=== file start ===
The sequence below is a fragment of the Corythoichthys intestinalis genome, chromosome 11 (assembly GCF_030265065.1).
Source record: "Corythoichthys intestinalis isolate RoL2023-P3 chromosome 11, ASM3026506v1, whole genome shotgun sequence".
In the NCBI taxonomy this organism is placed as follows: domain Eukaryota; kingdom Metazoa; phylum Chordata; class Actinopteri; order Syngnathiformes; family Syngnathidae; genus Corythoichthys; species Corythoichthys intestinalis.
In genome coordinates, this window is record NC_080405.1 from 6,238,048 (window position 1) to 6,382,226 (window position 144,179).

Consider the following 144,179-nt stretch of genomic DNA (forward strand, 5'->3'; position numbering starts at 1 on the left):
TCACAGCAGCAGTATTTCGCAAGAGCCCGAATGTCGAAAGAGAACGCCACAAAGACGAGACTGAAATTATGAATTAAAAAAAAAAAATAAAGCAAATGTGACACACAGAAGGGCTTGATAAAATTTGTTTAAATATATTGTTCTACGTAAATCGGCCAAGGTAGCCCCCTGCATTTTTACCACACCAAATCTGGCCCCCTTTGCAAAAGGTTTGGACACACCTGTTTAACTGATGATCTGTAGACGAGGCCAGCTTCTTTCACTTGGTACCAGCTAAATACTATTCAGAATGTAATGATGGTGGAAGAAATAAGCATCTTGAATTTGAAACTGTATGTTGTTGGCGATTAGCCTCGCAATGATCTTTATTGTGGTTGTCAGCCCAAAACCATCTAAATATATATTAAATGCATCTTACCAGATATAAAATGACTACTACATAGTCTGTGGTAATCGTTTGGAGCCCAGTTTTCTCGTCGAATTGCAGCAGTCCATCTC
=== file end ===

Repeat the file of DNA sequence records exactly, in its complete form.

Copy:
The sequence below is a fragment of the Corythoichthys intestinalis genome, chromosome 11 (assembly GCF_030265065.1).
Source record: "Corythoichthys intestinalis isolate RoL2023-P3 chromosome 11, ASM3026506v1, whole genome shotgun sequence".
In the NCBI taxonomy this organism is placed as follows: domain Eukaryota; kingdom Metazoa; phylum Chordata; class Actinopteri; order Syngnathiformes; family Syngnathidae; genus Corythoichthys; species Corythoichthys intestinalis.
In genome coordinates, this window is record NC_080405.1 from 6,238,048 (window position 1) to 6,382,226 (window position 144,179).

Consider the following 144,179-nt stretch of genomic DNA (forward strand, 5'->3'; position numbering starts at 1 on the left):
TCACAGCAGCAGTATTTCGCAAGAGCCCGAATGTCGAAAGAGAACGCCACAAAGACGAGACTGAAATTATGAATTAAAAAAAAAAAATAAAGCAAATGTGACACACAGAAGGGCTTGATAAAATTTGTTTAAATATATTGTTCTACGTAAATCGGCCAAGGTAGCCCCCTGCATTTTTACCACACCAAATCTGGCCCCCTTTGCAAAAGGTTTGGACACACCTGTTTAACTGATGATCTGTAGACGAGGCCAGCTTCTTTCACTTGGTACCAGCTAAATACTATTCAGAATGTAATGATGGTGGAAGAAATAAGCATCTTGAATTTGAAACTGTATGTTGTTGGCGATTAGCCTCGCAATGATCTTTATTGTGGTTGTCAGCCCAAAACCATCTAAATATATATTAAATGCATCTTACCAGATATAAAATGACTACTACATAGTCTGTGGTAATCGTTTGGAGCCCAGTTTTCTCGTCGAATTGCAGCAGTCCATCTC